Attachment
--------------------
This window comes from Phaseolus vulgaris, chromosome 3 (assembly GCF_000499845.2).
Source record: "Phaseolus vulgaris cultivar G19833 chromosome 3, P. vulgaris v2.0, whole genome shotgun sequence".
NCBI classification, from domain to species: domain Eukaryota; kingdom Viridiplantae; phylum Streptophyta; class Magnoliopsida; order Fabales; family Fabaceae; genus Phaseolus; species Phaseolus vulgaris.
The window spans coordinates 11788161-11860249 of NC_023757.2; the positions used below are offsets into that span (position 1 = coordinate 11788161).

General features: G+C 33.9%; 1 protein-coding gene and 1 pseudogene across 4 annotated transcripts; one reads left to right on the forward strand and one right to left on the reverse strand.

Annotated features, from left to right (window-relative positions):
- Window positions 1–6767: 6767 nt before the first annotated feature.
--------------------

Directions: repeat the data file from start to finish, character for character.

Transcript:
This window comes from Phaseolus vulgaris, chromosome 3 (assembly GCF_000499845.2).
Source record: "Phaseolus vulgaris cultivar G19833 chromosome 3, P. vulgaris v2.0, whole genome shotgun sequence".
NCBI classification, from domain to species: domain Eukaryota; kingdom Viridiplantae; phylum Streptophyta; class Magnoliopsida; order Fabales; family Fabaceae; genus Phaseolus; species Phaseolus vulgaris.
The window spans coordinates 11788161-11860249 of NC_023757.2; the positions used below are offsets into that span (position 1 = coordinate 11788161).

General features: G+C 33.9%; 1 protein-coding gene and 1 pseudogene across 4 annotated transcripts; one reads left to right on the forward strand and one right to left on the reverse strand.

Annotated features, from left to right (window-relative positions):
- Window positions 1–6767: 6767 nt before the first annotated feature.